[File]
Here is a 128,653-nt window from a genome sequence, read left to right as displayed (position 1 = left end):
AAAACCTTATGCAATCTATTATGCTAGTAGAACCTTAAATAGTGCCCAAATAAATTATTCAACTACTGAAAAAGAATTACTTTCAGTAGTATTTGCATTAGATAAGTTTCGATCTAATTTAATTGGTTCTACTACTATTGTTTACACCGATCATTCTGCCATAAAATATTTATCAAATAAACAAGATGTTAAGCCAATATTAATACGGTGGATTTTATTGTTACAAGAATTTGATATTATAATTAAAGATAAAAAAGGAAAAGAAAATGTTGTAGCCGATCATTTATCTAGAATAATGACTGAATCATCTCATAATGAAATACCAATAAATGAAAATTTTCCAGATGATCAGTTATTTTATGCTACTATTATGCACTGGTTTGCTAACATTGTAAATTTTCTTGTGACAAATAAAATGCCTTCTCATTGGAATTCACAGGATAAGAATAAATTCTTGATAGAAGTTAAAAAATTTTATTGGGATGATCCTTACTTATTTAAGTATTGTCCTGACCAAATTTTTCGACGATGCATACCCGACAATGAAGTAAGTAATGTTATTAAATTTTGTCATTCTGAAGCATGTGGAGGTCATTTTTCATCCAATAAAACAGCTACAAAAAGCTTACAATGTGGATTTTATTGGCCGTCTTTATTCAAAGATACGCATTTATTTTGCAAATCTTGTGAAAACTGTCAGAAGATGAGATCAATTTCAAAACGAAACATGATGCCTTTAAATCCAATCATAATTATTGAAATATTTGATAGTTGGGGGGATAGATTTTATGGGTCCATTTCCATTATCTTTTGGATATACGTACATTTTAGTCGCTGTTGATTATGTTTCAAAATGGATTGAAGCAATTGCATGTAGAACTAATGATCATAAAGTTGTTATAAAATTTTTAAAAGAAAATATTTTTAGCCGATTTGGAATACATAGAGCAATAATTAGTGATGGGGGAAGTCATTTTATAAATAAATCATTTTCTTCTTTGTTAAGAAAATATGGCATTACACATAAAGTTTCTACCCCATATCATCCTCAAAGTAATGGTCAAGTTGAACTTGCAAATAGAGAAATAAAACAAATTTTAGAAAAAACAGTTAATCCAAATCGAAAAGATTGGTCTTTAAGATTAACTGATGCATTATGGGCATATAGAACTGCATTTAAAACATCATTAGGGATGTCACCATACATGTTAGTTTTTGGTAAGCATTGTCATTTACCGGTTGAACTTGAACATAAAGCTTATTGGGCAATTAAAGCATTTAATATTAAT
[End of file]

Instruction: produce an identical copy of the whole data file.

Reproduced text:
Here is a 128,653-nt window from a genome sequence, read left to right as displayed (position 1 = left end):
AAAACCTTATGCAATCTATTATGCTAGTAGAACCTTAAATAGTGCCCAAATAAATTATTCAACTACTGAAAAAGAATTACTTTCAGTAGTATTTGCATTAGATAAGTTTCGATCTAATTTAATTGGTTCTACTACTATTGTTTACACCGATCATTCTGCCATAAAATATTTATCAAATAAACAAGATGTTAAGCCAATATTAATACGGTGGATTTTATTGTTACAAGAATTTGATATTATAATTAAAGATAAAAAAGGAAAAGAAAATGTTGTAGCCGATCATTTATCTAGAATAATGACTGAATCATCTCATAATGAAATACCAATAAATGAAAATTTTCCAGATGATCAGTTATTTTATGCTACTATTATGCACTGGTTTGCTAACATTGTAAATTTTCTTGTGACAAATAAAATGCCTTCTCATTGGAATTCACAGGATAAGAATAAATTCTTGATAGAAGTTAAAAAATTTTATTGGGATGATCCTTACTTATTTAAGTATTGTCCTGACCAAATTTTTCGACGATGCATACCCGACAATGAAGTAAGTAATGTTATTAAATTTTGTCATTCTGAAGCATGTGGAGGTCATTTTTCATCCAATAAAACAGCTACAAAAAGCTTACAATGTGGATTTTATTGGCCGTCTTTATTCAAAGATACGCATTTATTTTGCAAATCTTGTGAAAACTGTCAGAAGATGAGATCAATTTCAAAACGAAACATGATGCCTTTAAATCCAATCATAATTATTGAAATATTTGATAGTTGGGGGGATAGATTTTATGGGTCCATTTCCATTATCTTTTGGATATACGTACATTTTAGTCGCTGTTGATTATGTTTCAAAATGGATTGAAGCAATTGCATGTAGAACTAATGATCATAAAGTTGTTATAAAATTTTTAAAAGAAAATATTTTTAGCCGATTTGGAATACATAGAGCAATAATTAGTGATGGGGGAAGTCATTTTATAAATAAATCATTTTCTTCTTTGTTAAGAAAATATGGCATTACACATAAAGTTTCTACCCCATATCATCCTCAAAGTAATGGTCAAGTTGAACTTGCAAATAGAGAAATAAAACAAATTTTAGAAAAAACAGTTAATCCAAATCGAAAAGATTGGTCTTTAAGATTAACTGATGCATTATGGGCATATAGAACTGCATTTAAAACATCATTAGGGATGTCACCATACATGTTAGTTTTTGGTAAGCATTGTCATTTACCGGTTGAACTTGAACATAAAGCTTATTGGGCAATTAAAGCATTTAATATTAAT